The launch was protected from the breeze - a serious juxaposition to what was around the corner
With a water temp in the 50's, a moderate (but gusty) wind, and plenty of baitfish around the banks (mainly yellow perch), it looked like a textbook pre-spawn bite. I picked up a spinnerbait, heaved it across a downed log, spun my reel handle a few times, and set the hook into the first fish of the day - a 14" largemouth. "This is going to be easy pickins", I thought to myself. Sure enough, two casts later I had fish number two in hand. It was another small largemouth that fell for the Premier League Lures River Series spinnerbait. Then I turned a corner, and my day changed.
I was greeted by two kayak anglers, both of whom had earthworms rigged on hooks below giant flourescent bobbers. I looked down the lake and spotted four more kayak anglers. Initially, I just went about my gameplan - chucking a spinnerbait to windy cover, throwing a jerkbait over weeds, and flipping a Big Bite Baits Fighting Frog to wood. Unfortunately, nothing was working. I'd have an ocassional follow or feel a bass pick up an arm of the Fighting Frog, but they wouldn't commit. They were spooked and highly wary in the super clear water. I was beginning to realize the impact of fishing behind other anglers. Although they didn't appear to be catching any bass, their presence and choice of bait/rig were sending up red flags to bass in key shallow areas. After switching all my baits baits, and watching 4-5 bass turn up their nose at my favorite finesse worm, I knew it was time for a change.
The first thing I did was move deeper. I found a rocky shoal that protruded out of about 12 feet of water and reached the surface. I began combing the edges with a coffinbill crankbait, and to my surprise, I was rewarded with two fiesty 13"-14" smallmouths. Unfortunately, I couldn't keep the momentum going. There wasn't enough weed cover or deep structure to find any consistent pattern and I was beginning to lose hope. I took a second to think about similar situations I had encountered before. Often, when chasing pressured or spooky fish, I either upsize or downsize by lures. When I lived down south, I finally got to the point where I felt confident upsizing fairly consistently. Unfortunately, my confidence isn't as high here in New England, so I downsized. I switched out the Fighting Frog to a Strike King Rage Tail Twin Grub in green pumpkin. I Texas-rigged it below a 1/4 oz tungsten weight. Initially, I planned on flipping it to shallow cover, but that too proved to be ineffective. So I began throwing it out deeper - making long casts and dragging or hopping it back to the boat.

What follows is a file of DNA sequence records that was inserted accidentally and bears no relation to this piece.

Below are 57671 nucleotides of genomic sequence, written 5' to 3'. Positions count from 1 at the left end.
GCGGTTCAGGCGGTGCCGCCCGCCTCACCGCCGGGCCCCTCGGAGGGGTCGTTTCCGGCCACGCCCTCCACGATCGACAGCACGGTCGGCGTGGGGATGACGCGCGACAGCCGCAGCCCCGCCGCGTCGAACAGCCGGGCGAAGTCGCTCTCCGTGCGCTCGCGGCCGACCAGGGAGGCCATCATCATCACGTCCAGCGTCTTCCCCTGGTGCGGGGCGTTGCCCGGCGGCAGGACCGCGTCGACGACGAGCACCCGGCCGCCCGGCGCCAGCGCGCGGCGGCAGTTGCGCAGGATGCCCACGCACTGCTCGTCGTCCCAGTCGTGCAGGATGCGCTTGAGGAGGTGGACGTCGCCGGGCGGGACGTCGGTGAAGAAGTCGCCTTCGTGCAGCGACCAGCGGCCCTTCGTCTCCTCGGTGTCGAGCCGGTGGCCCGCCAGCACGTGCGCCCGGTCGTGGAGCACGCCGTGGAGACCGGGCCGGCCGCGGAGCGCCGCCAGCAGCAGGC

One of many bass released on the day
Suddenly, I picked up a fish. Then another. Then another. I would hit flurries of 3-5 bass as I drifted down the shoreline in my Ride 115. I noticed that no matter how good an area looked, it had to have a specific bottom composition. The biggest key was gravel. But it couldn't be only gravel or gravel and sand, it had to be gravel and either cobble or boulders. Areas with boulders seemed to hold bigger fish, while areas with cobble had a higher quantity of fish. It wasn't exactly your stereotypical pre-spawn bite, and certainly not how I had envisioned it, but it was working.
The combo that set the tone - Abu Garcia MGX SHS, Carolina Custom Rods jig/worm rod, and the Rage Tail Twin Grub
Over the course of the next hour and a half, I managed 29 largemouths and 4 rock bass. Most were in the 12"-15" range, but I did end up with a few nicer fish, including a 19" brute that took big fish honors for the day. I was reminded of the Mike Iaconelli tag line, "never give up". Sometimes, that means sticking to your guns and grinding it out. Other times, it means knowing when you're outmatched, and coming up with Plan B.
Getting this shot of the big fish lined up was brutal. I picked a terrible day to forget my YakAttack anchor pole!
For me, it was a great reminder about fishing around other anglers and pressured fish, paying attention to detail, not making assumptions about the pre-spawn period, and using multiple pieces of information to make strategy decisions. The day ended with 31 largemouths, 2 smallies, and 4 rock bass - I couldn't complain. Days like that make me a better angler. It also reminded me how much I still have to learn about these northern greenbacks. Until next time, tight lines!